Asklepios BioPharmaceuticals (AskBio): AskBio previously investigated a novel, rationally designed, chimeric AAV2.5 capsid variant in a phase I clinical trial treating patients with Duchenne muscular dystrophy. Of note, this was the first clinical trial to employ a non-wild type capsid AAV vector in the clinic . One of AskBio’s founders, R. Jude Samulski, has published multiple papers describing the directed evolution and rational design of AAV vectors for gene therapy applications [8-10].
Baxalta (BXLT): Baxalta (formerly Baxter prior to spin-off) acquired Chatham Therapeutics in April 2014 in order to gain access to their hemophilia AAV gene therapy programs. Baxalta gained “broad access and intellectual property rights to [Chatham’s] gene therapy platform for the treatment of hemophilia B (BAX 335, currently in Phase I clinic trials) as well as preclinical hemophilia A (FVIII) program, and the potential future application to additional hemophilia treatments” . Chatham gained access to these technologies and intellectual property via their relationship with AskBio. I cannot confirm if this relationship allows Baxalta to leverage AskBio’s next-generation AAV technology to develop gene therapies for hemophilia.
Update: Baxalta would not comment if they had access to next-generation AAV technology from Asklepios.
Benitec (BNIKF, BNTC): In late 2014, Benitec entered into an exclusive licensing agreement with 4DMT to develop optimized AAV vectors with retinal specificity [12,13]. Per their recently filed F-1, it was revealed Benitec has exclusive access to novel 4DMT-developed AAV vectors for all ocular indications using ddRNAi. Benitec is planning on using novel AAV vectors in their two intravitreally injected AMD candidates – TT-211 and TT-231. TT-211 is being developed for the treatment of wet AMD and is a ddRNAi construct expressing a single shRNA targeting VEGF-A. Meanwhile, TT-231 is being developed for the treatment of both dry and wet AMD. TT-231 is a ddRNAi construct expressing three shRNAs targeting VEGFR-2, PDGF-ß, and human complement factor B. Benitec expects to have a vector candidate generated by 4DMT in the fourth quarter of 2015 and is anticipating an IND filing for TT-211 in the 2Q of 2017 .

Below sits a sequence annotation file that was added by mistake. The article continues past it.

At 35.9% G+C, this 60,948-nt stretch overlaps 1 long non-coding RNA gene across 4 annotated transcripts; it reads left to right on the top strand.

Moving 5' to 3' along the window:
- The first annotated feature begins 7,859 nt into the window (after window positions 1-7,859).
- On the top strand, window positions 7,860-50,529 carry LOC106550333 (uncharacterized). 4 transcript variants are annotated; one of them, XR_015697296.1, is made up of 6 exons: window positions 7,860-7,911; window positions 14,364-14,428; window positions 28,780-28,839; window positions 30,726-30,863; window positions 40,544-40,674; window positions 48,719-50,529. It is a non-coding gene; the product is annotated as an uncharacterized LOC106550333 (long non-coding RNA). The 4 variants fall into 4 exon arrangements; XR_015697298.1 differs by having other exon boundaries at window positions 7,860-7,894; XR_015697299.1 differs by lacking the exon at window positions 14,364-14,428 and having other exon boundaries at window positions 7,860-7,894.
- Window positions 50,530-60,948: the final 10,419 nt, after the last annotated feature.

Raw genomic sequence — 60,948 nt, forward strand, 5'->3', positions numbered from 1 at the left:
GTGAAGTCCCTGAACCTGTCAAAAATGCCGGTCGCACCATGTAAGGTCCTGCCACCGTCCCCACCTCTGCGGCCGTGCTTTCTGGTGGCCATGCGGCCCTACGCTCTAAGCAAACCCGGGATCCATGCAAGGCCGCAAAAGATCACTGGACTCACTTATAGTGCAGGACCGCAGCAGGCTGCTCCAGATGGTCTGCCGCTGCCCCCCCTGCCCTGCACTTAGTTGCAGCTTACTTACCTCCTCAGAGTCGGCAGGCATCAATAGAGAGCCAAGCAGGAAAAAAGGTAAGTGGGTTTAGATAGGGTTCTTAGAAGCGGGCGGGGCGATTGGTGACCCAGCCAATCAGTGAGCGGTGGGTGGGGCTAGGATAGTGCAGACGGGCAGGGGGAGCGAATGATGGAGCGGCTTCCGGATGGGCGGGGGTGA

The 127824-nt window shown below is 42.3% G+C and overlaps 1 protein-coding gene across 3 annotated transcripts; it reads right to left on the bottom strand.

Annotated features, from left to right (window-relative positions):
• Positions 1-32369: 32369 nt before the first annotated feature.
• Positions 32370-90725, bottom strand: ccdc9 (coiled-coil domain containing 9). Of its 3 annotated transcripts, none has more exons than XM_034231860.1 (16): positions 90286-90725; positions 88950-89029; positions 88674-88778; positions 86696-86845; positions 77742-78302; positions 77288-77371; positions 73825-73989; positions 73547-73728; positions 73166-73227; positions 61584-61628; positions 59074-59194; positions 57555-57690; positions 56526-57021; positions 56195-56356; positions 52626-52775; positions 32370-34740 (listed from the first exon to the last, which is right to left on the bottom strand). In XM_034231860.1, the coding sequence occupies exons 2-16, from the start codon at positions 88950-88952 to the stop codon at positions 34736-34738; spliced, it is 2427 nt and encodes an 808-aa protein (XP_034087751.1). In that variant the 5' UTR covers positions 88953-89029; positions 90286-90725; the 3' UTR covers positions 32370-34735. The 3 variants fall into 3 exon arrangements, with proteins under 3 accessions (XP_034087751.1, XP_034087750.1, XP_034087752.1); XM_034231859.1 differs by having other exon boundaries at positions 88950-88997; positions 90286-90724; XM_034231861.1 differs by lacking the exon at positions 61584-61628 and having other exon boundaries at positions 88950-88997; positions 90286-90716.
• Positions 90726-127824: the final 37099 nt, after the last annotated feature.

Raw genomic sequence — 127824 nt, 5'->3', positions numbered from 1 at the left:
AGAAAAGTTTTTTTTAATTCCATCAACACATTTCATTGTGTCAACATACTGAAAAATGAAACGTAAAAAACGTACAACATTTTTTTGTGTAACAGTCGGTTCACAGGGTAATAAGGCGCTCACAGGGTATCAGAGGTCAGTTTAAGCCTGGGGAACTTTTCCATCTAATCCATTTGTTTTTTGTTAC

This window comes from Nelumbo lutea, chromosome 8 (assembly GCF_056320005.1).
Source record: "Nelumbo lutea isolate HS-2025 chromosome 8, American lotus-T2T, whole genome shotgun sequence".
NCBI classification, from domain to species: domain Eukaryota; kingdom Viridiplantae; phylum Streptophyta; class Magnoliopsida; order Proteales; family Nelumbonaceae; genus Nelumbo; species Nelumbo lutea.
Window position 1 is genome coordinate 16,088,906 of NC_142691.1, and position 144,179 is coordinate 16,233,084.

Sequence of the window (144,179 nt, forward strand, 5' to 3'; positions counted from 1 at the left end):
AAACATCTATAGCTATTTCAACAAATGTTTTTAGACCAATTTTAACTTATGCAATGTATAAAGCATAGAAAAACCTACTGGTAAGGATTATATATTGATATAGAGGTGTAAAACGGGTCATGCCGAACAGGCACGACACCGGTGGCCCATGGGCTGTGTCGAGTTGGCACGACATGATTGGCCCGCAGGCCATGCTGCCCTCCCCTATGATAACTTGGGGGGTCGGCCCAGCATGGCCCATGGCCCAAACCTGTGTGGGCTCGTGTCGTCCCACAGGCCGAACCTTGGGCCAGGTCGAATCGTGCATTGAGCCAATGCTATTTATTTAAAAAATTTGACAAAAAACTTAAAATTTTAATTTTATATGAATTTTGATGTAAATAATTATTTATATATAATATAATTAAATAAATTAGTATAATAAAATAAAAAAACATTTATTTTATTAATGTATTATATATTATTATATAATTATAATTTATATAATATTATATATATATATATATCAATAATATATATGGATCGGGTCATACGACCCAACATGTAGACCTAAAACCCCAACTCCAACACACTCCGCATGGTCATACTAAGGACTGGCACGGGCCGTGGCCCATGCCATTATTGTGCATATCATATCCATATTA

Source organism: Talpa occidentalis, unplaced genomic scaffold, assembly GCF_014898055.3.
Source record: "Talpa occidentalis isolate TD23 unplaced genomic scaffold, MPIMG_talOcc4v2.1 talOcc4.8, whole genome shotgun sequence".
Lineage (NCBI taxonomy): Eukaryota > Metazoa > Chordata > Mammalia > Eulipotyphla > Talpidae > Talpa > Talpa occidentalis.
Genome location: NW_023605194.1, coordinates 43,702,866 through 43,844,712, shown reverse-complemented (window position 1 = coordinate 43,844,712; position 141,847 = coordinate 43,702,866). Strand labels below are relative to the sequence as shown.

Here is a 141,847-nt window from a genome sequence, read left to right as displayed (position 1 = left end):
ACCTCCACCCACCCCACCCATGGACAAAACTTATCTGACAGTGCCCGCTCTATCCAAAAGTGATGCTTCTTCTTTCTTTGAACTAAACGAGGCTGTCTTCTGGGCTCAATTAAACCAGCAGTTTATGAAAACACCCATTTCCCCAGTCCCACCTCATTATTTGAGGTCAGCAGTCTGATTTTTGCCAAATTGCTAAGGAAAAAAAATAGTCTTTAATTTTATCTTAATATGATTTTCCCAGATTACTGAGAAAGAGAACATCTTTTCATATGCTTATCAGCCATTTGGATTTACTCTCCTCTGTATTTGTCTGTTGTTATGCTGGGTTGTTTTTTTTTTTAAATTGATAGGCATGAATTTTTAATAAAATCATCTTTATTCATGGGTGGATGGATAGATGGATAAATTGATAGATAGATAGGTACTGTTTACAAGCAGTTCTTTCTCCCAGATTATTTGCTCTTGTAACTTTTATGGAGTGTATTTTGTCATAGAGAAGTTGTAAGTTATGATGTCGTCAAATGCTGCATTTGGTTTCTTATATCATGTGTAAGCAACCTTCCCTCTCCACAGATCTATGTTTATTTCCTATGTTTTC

GenSight Biologics (GNST) : GenSight Biologics is probably an AAV gene therapy company that is not on many people’s radar given they have only just filed their F-1. Gensight is developing GS030, a novel, rationally designed AAV2 gene therapy for the treatment of Retinitis Pigmentosa and dry AMD. Interestingly, GenSight plans to administer GS030 via intravitreal injection. GenSight is most likely opting for intravitreal injection because of the limited success seen in the clinic with subretinal injection, and also because the properties of the GS030 could make it amendable for intravitreal injection.
GS030 is utilizing a novel, rationally designed AAV2 vector termed AAV2.7m8. GenSight acquired the rights to utilize AAV2.7m8 for the treatment of numerous ophthalmic disorders via a licensing agreement with Avalanche. It would appear AAV2.7m8 is a wild-type AAV2 utilizing the “7m8 sequence” at position 588: LALGETTRP (as described in the 4DMT paper above). Based off the F-1 and publically available info, it is unclear if this true. I reached out to both Avalanche (no comment) and GenSight (not available) for clarification and unfortunately could not get any additional information.
EoS Neuroscience: Tested a rationally designed AAV8 vector in multiple mouse models of blindness.